Osteopathy came to England in 1934 and by this point we have antibiotic use and medicine was far more effective when treating infectious disease. Osteopaths in England are not Doctors of Osteopathy like they are in America and so our role within the healthcare system is within the treatment of musculoskeletal complaints. One of Stills famous quotes is “Dig on!” when referring to the understanding of the human body and how we can help it to find health. He would I am sure be fascinated at our continued understanding of how the human body works both in health and disease. Role on the next 150 years and happy birthday Osteopathy!

1. Autobiography of A.T. Still 1908.
2. Gevitz, Norman (July 3, 2011). “History of Osteopathic Medicine (Interview with Norman Gevitz)”. Sound Medicine. Archived from the original on October 3, 2013.

Thank you for read our article on “150 Years Of Osteopathy” we hope you enjoyed it.

Please feel free to contact a member of our team for more advise. You can also keep up to date with us via our Facebook page.

150 Years Of Osteopathy

150 Years Of Osteopathy

2024 marks the one hundredth and fiftieth anniversary of the creation of Osteopathy by the first osteopath Andrew Taylor Still. He was a physician and surgeon, author, inventor and was a state and territorial legislator for Kansas in the USA. Through work he was encouraged to set up a hospital and a teaching university in Kirksville, Missouri, the American School of Osteopathy (now A.T. Still University).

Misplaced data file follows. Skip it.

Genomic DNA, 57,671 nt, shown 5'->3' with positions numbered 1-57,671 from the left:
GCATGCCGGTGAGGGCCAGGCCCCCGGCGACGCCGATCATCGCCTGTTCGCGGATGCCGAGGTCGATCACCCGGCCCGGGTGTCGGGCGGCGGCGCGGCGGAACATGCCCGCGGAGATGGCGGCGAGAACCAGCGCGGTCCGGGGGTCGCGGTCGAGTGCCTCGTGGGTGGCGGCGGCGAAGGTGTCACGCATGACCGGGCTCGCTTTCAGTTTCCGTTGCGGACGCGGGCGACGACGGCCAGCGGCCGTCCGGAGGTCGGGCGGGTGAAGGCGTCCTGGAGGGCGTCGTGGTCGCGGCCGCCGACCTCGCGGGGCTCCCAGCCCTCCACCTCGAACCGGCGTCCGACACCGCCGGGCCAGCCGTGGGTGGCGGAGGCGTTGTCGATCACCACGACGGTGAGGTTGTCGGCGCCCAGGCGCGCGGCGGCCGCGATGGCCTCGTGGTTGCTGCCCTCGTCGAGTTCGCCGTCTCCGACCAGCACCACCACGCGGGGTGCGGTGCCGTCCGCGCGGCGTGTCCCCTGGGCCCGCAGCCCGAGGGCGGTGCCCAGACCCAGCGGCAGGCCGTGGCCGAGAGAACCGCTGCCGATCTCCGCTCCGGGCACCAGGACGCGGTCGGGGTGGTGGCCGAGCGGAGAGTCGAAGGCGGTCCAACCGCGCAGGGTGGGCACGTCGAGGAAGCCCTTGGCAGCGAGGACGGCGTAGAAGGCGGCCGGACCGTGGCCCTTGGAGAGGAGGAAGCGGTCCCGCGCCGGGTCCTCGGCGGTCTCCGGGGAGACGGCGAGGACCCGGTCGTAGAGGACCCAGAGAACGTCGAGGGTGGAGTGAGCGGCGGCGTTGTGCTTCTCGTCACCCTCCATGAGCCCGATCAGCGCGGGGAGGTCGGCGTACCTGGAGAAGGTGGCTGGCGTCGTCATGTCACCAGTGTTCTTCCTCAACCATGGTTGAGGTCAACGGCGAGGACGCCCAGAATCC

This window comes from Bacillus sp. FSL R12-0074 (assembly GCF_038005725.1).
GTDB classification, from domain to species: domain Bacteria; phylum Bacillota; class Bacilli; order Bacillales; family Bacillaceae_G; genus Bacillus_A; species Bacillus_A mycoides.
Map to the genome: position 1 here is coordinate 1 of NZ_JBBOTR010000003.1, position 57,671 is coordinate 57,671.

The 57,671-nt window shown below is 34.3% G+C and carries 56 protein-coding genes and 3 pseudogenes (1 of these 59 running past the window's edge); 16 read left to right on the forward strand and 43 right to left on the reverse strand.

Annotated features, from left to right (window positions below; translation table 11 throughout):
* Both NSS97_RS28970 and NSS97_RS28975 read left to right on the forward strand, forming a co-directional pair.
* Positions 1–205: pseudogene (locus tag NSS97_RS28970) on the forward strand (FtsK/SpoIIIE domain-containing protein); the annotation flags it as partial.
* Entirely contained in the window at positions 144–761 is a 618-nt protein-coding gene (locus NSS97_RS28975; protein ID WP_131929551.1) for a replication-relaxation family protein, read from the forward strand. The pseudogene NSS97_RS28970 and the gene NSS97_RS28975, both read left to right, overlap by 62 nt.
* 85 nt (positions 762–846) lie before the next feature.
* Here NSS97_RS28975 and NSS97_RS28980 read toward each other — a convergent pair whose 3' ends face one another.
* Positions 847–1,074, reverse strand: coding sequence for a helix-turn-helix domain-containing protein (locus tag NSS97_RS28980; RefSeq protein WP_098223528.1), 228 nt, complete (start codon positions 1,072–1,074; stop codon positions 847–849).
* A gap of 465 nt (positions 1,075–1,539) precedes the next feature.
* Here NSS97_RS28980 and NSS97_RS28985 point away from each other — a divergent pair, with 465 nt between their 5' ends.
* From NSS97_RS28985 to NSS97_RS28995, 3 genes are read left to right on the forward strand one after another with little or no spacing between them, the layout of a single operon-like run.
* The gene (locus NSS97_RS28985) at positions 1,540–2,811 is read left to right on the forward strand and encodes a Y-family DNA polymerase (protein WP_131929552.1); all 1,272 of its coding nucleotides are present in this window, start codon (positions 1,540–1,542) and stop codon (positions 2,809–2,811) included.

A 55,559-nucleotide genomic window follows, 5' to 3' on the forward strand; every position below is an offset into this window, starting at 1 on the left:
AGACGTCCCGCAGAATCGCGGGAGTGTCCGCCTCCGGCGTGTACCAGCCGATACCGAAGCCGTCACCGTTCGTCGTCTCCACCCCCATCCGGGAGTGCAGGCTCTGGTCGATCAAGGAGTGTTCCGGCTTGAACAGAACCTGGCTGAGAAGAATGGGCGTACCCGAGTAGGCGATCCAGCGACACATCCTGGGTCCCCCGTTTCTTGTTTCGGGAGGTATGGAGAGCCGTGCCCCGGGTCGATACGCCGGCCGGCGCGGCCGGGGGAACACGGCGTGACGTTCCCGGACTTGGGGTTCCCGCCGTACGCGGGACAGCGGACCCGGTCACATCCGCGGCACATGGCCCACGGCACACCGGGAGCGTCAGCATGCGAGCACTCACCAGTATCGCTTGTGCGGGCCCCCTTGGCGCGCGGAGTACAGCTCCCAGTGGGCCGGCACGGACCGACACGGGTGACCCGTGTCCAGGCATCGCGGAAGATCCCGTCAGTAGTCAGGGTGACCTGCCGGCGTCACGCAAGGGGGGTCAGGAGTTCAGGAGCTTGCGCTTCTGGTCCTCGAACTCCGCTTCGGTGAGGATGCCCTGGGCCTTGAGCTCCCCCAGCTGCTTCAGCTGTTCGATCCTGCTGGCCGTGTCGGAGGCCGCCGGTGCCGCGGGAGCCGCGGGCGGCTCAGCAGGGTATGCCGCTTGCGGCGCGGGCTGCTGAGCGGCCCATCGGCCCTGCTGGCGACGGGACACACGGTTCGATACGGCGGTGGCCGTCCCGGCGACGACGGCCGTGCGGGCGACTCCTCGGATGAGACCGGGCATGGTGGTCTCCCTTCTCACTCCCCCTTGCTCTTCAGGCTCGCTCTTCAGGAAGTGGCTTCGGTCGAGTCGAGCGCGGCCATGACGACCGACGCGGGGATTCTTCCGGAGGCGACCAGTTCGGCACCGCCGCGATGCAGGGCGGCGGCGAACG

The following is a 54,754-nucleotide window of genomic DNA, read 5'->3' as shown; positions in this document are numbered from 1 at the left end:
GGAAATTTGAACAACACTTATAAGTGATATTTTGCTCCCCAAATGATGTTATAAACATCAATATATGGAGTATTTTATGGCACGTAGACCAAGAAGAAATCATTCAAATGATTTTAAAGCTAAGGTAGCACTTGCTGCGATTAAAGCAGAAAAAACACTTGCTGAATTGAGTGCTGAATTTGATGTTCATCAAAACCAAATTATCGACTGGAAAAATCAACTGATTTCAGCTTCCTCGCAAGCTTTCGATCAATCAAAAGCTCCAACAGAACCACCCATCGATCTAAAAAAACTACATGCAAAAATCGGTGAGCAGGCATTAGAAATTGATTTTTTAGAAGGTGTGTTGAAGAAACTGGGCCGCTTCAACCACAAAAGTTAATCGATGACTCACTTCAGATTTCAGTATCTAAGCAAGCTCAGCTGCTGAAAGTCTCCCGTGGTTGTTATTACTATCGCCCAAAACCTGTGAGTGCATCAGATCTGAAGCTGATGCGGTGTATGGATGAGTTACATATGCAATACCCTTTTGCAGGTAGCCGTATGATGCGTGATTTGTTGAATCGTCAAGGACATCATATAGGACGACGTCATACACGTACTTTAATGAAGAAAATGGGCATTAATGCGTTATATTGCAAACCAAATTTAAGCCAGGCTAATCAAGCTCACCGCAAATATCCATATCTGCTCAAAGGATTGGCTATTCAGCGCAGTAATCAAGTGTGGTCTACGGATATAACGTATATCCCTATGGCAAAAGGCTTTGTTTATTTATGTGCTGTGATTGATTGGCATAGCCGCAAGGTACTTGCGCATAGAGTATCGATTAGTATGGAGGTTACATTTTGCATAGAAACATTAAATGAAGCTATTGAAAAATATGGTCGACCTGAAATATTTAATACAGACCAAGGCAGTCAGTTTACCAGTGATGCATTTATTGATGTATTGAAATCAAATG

His story is a fascinating one, he was born into a house where his father was a Methodist minister and Doctor. He was apprenticed under his father and was a surgeon in the American civil war. Life was hard in those days and there was no antibiotics at this time so infectious disease was the number one killer and the physicians of the time used treatment approaches including the use of arsenic, mercury, opium and alcohol for “cures”. Still himself lost his wife, and four children including an adopted child who died of meningitis and this loss and grief became the catalyst for him to learn all he could about the human body and try to understand why for some people their disease killed them and others survived. He also lived with a native Indian tribe for some time and through this experience adopted spiritualism (1).

It was in 1874 he felt he had defined a science within itself and called it Osteopathy from Osteon (the bone) and pathos (suffering). He was trying to communicate the theory that disease and altered function were due to problems within the musculoskeletal system.